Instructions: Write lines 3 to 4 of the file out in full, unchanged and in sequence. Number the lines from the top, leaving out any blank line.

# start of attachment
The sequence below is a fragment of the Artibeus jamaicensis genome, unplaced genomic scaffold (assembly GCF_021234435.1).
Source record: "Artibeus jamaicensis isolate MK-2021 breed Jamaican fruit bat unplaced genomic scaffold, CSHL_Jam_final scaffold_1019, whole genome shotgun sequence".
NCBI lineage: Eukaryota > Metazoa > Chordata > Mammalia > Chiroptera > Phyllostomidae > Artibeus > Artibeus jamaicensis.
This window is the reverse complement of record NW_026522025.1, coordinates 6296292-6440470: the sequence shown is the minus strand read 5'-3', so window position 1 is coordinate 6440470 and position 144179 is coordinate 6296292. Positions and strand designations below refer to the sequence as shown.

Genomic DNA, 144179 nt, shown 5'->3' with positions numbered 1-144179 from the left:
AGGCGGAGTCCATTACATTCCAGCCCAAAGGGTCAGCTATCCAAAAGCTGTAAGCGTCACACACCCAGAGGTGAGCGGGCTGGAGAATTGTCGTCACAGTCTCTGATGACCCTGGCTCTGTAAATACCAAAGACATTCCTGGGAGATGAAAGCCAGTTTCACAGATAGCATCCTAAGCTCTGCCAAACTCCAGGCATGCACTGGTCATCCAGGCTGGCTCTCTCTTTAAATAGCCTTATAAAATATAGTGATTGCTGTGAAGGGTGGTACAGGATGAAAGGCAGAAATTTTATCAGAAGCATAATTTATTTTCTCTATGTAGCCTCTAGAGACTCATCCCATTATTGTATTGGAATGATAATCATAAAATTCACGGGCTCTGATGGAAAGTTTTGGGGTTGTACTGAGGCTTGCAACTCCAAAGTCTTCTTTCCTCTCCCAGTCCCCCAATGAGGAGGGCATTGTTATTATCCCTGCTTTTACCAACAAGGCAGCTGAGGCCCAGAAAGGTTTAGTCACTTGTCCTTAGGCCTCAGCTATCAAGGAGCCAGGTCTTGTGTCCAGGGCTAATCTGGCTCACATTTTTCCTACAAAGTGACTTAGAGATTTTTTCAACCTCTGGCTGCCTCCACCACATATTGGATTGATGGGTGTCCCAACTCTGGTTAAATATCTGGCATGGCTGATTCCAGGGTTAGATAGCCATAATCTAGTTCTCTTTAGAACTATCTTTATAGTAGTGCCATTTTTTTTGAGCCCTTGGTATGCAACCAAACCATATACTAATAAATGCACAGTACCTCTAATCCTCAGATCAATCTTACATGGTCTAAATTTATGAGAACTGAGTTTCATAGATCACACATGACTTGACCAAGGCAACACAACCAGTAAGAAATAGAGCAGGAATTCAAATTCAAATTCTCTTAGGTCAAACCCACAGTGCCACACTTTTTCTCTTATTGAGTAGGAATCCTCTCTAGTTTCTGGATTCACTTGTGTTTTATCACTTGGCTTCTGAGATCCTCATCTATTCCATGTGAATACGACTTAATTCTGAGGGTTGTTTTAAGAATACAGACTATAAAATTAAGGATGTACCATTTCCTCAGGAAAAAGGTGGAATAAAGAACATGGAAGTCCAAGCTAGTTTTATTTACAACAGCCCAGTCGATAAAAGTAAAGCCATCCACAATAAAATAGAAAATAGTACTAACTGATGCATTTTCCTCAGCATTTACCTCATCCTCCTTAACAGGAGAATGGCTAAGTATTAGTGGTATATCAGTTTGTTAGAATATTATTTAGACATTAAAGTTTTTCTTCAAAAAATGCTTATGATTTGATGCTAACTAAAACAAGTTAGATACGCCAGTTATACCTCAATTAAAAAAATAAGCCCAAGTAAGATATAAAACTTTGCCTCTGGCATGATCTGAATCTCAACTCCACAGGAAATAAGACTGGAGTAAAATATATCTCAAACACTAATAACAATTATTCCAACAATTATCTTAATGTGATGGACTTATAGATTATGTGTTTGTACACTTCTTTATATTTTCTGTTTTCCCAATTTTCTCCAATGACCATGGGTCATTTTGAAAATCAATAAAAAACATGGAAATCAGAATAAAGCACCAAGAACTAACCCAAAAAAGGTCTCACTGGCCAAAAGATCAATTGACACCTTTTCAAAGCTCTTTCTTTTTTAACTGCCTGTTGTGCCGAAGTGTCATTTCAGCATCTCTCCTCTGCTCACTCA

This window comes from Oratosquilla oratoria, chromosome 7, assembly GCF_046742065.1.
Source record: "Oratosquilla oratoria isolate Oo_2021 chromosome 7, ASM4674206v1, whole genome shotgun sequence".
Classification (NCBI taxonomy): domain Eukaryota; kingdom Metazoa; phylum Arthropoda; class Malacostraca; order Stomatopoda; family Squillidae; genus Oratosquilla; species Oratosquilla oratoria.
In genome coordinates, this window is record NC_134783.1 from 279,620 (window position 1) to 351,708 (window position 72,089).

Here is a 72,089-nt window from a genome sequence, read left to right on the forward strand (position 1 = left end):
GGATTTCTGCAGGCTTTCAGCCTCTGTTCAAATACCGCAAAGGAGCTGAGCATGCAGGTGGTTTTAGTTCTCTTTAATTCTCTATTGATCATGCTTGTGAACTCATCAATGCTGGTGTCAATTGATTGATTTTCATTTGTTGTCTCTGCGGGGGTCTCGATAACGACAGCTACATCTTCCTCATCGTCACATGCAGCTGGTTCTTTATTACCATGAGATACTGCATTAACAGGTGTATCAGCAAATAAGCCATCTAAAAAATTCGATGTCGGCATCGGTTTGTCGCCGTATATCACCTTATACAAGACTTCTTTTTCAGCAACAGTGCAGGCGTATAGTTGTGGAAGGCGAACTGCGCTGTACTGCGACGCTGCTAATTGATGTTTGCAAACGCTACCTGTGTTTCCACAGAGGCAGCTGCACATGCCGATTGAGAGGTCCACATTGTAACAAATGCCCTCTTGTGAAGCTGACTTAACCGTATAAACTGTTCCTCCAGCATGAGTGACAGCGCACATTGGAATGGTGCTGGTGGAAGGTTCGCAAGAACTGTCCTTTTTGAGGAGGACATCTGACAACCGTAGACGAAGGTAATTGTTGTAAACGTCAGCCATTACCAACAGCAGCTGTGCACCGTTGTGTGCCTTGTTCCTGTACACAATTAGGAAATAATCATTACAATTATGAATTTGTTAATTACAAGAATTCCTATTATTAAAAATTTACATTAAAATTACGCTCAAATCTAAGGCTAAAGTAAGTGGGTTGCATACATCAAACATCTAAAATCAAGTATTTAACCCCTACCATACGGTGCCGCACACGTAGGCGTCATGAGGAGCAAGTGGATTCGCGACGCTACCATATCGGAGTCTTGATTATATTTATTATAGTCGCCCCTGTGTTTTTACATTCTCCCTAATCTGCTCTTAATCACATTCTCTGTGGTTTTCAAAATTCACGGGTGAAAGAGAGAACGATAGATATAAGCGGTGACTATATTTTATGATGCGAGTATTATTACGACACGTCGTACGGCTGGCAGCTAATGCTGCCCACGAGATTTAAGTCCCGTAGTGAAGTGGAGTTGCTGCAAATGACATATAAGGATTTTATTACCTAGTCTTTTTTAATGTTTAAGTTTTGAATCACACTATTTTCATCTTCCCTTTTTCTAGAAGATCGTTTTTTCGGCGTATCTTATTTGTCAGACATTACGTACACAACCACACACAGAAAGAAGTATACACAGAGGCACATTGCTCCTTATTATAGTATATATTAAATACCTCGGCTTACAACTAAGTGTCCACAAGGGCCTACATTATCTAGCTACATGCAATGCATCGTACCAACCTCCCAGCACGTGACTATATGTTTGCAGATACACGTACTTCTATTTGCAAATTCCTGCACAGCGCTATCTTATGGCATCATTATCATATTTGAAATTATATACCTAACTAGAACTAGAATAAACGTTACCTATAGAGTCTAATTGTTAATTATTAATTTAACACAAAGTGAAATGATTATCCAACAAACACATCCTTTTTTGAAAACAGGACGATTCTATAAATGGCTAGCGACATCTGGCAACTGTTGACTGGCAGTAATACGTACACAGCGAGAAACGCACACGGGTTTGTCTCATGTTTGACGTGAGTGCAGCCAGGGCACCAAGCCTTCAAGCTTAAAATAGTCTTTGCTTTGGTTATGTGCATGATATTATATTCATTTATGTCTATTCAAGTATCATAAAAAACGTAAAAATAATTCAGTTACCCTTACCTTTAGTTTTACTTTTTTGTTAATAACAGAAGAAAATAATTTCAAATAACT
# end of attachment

NCBI lineage: Eukaryota > Metazoa > Chordata > Mammalia > Chiroptera > Phyllostomidae > Artibeus > Artibeus jamaicensis.
This window is the reverse complement of record NW_026522025.1, coordinates 6296292-6440470: the sequence shown is the minus strand read 5'-3', so window position 1 is coordinate 6440470 and position 144179 is coordinate 6296292. Positions and strand designations below refer to the sequence as shown.